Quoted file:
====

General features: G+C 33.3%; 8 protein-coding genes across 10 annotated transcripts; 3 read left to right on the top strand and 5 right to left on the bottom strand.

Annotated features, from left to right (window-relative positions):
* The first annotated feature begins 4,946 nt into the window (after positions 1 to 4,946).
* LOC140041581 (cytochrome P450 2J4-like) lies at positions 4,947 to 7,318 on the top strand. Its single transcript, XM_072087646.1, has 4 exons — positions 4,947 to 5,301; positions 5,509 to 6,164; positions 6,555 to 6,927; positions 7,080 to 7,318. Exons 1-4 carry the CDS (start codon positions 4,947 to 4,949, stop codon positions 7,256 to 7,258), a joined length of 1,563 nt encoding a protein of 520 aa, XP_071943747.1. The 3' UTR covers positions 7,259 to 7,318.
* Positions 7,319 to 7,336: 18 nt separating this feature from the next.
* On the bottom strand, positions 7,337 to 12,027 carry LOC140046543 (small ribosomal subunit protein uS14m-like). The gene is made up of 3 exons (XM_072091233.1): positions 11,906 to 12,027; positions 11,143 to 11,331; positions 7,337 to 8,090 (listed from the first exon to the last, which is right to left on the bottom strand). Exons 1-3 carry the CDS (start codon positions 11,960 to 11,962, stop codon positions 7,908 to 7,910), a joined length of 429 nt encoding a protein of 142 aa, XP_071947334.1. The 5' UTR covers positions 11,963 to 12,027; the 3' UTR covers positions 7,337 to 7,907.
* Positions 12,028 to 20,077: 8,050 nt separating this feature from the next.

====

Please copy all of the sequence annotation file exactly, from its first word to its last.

General features: G+C 33.3%; 8 protein-coding genes across 10 annotated transcripts; 3 read left to right on the top strand and 5 right to left on the bottom strand.

Annotated features, from left to right (window-relative positions):
* The first annotated feature begins 4,946 nt into the window (after positions 1 to 4,946).
* LOC140041581 (cytochrome P450 2J4-like) lies at positions 4,947 to 7,318 on the top strand. Its single transcript, XM_072087646.1, has 4 exons — positions 4,947 to 5,301; positions 5,509 to 6,164; positions 6,555 to 6,927; positions 7,080 to 7,318. Exons 1-4 carry the CDS (start codon positions 4,947 to 4,949, stop codon positions 7,256 to 7,258), a joined length of 1,563 nt encoding a protein of 520 aa, XP_071943747.1. The 3' UTR covers positions 7,259 to 7,318.
* Positions 7,319 to 7,336: 18 nt separating this feature from the next.
* On the bottom strand, positions 7,337 to 12,027 carry LOC140046543 (small ribosomal subunit protein uS14m-like). The gene is made up of 3 exons (XM_072091233.1): positions 11,906 to 12,027; positions 11,143 to 11,331; positions 7,337 to 8,090 (listed from the first exon to the last, which is right to left on the bottom strand). Exons 1-3 carry the CDS (start codon positions 11,960 to 11,962, stop codon positions 7,908 to 7,910), a joined length of 429 nt encoding a protein of 142 aa, XP_071947334.1. The 5' UTR covers positions 11,963 to 12,027; the 3' UTR covers positions 7,337 to 7,907.
* Positions 12,028 to 20,077: 8,050 nt separating this feature from the next.